Below is the raw data for that chart, so you can clearly see the WPA posted by each group:
|3+ Below||2-3 Below||1-2 Below||0-1 Below||0-1 Above||1-2 Above||2-3 Above||3+ Above|
Now, looking at all the pitchers in groups is a bit misleading, as there are going to be high and low performers in each group. Essentially it looks like there's a dearth of WPA-providing relievers within one standard deviation from the mean (89.57 mph - 94.72 mph). The hard throwers have provided more win probability added to their squads, generally, than the soft-tossers. Both groups however have out-performed the group within a few mph of the mean though, which is interesting.
It should be noted that since the sample sizes get smaller as you move away from the mean (n=86 for pitchers 1+ standard deviations from the mean versus n= 194 for pitchers between 0 and 1 standard deviations), so the WPA for each group is the output of a much smaller sample size than the majority of pitchers who fall in the middle. Here's what the data looks like as a scatter plot, showcasing where individual pitchers fall on the continuum:
There's a pretty distinct look to that data, so let's dig a little deeper. Across the top there's a row of pitchers that have produced a lot of positive value for their teams, largely regardless of their velocity. These are 12 of MLB's top 14 relievers for WPA (Huston Street and Pat Neshek are excluded as they do not throw a fourseam fastball). This list includes soft-tossers like Koji Uehara (88.0 mph), Darren O'Day (87.6 mph), and Joe Smith (89.7 mph) and flamethrowers like Dellin Betances (96.6 mph), Jake McGee (96.6 mph), and Wade Davis (95.5 mph). These are essentially your elite relievers, and are used as such. Interestingly, some of these pitchers are closers, but many are not.
The size of the bubbles in the above chart is based on inLI, basically how how leverage the situations are that the pitcher generally encounters upon entering the game. This overlaps slightly with WPA as higher leverage situations can result in larger swings in WPA, but I used it here to get an idea of manager confidence. After all, if a particular pitcher's bubble is very large (e.g., Koji Uehara's bubble the highest and largest bubble to the left) then that means that their manager trusts them in high leverage situations very often. As you can see from Uehara's excellent WPA (3.66) he has rewarded Farrell's trust handsomely.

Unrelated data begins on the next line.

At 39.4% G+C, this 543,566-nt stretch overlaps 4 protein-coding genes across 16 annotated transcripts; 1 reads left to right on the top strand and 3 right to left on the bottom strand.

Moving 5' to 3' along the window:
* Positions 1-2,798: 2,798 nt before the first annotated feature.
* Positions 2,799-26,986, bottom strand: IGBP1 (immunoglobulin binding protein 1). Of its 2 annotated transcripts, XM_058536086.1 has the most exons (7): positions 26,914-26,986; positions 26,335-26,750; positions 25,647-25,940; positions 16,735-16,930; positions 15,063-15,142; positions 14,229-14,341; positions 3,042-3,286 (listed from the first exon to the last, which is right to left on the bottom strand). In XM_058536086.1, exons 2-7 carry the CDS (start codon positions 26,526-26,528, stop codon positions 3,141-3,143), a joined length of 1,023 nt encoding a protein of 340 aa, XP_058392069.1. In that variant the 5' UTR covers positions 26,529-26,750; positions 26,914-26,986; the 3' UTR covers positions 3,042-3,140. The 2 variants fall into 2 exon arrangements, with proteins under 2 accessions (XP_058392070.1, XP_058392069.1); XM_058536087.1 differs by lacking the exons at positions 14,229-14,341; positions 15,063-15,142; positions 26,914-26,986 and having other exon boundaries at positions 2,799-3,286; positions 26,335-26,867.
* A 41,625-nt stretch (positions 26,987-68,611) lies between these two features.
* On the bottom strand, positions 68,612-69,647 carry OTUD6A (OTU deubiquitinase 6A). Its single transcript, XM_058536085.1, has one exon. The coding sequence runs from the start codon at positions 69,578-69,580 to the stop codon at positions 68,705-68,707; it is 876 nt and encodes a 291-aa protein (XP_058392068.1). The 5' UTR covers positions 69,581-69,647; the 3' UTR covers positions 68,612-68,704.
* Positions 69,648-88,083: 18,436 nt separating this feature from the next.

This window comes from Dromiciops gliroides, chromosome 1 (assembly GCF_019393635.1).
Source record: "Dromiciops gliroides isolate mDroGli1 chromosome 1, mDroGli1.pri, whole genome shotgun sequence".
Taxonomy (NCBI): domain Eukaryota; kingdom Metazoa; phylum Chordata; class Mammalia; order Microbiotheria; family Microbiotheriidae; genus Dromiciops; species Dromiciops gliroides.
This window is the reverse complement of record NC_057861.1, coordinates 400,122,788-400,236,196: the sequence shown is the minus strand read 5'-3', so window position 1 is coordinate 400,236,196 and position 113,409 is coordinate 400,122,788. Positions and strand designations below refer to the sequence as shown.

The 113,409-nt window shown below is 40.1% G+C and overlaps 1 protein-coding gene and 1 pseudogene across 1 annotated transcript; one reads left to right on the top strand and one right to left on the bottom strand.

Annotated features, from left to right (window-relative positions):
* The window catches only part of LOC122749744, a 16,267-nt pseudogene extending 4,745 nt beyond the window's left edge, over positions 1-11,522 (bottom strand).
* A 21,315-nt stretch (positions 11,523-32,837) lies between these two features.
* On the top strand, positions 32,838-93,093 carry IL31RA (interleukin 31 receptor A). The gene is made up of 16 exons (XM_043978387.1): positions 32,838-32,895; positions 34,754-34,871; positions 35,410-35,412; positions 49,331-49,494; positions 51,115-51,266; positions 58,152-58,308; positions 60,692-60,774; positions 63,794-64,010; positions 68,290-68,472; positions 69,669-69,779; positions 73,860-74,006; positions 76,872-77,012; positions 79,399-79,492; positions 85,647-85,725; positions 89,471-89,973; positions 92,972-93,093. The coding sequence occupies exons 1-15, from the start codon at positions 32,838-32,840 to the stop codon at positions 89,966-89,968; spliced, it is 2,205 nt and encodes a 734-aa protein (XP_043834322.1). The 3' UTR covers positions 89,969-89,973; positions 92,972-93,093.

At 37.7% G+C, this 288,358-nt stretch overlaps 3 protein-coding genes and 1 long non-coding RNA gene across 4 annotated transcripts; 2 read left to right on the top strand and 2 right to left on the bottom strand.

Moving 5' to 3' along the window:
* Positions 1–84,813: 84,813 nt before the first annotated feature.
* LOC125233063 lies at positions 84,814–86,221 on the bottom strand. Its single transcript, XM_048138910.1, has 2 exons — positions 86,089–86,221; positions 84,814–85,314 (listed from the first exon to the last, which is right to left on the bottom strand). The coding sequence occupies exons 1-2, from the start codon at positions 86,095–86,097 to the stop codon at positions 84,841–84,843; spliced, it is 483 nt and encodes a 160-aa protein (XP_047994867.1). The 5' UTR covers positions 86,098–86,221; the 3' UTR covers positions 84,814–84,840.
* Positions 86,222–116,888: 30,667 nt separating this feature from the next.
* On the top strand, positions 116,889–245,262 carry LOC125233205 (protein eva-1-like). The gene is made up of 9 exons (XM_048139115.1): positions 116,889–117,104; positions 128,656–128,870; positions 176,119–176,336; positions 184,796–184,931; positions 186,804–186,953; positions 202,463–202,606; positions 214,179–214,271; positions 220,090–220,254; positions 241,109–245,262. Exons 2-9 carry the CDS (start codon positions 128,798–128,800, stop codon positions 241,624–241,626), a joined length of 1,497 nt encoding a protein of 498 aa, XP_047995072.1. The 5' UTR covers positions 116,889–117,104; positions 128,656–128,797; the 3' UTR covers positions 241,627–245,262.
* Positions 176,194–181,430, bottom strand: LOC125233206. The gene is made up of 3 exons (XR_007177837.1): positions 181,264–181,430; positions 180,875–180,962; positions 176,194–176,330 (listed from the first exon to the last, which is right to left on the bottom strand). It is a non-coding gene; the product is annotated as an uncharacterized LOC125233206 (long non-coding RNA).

So what can be seen in this data? Well, beyond that elite class of relievers who have dominated regardless of velocity, there are some other interesting things worth noting. Most of the very bad relievers hover just above or below that mean of 92.15 mph. In fact, there is only one pitcher, Jose Veras (87.7 mph, -1.57 WPA), that has posted worse than -1 WPA among the 86 pitchers more than one standard deviation from the mean. To build further on that, 30 of the 40 pitchers throwing 94.8 mph or higher (more than one standard deviation above the mean) have posted positive WPA figures this season. Conversely 30 of the 46, or roughly 10% fewer, of those throwing 89.5 mph or slower (more than one standard deviation below the mean) have posted a positive WPA. These pitchers have also generally been used in less high leverage situations: 0.81 inLI for soft-tossers vs. 1.08 inLI for flamethrowers.
Below is one last chart, this time showing where the break points are for the various groupings:
As you can see, nearly all of the negative WPA pitchers are grouped in between the large-dashed lines, especially if you look only at the very negative numbers (-1.00 or worse). Hopefully this last chart helps bring everything mentioned above together, into one cohesive image.
So what does this all mean? Well, I think that velocity certainly helps relievers, for a lot of reasons that most of us already knew. Having plus velocity means that you can get away with more mistakes because the hitter has a much smaller margin for error against a 97 mph fastball than they do against an 89 mph one. This can be seen in that there are very few negative WPA producers once you get to 94.8 mph or above. Those that are negative are generally pretty close to 0, so by the end of the season it's possible that they could bring that figure back into the positives.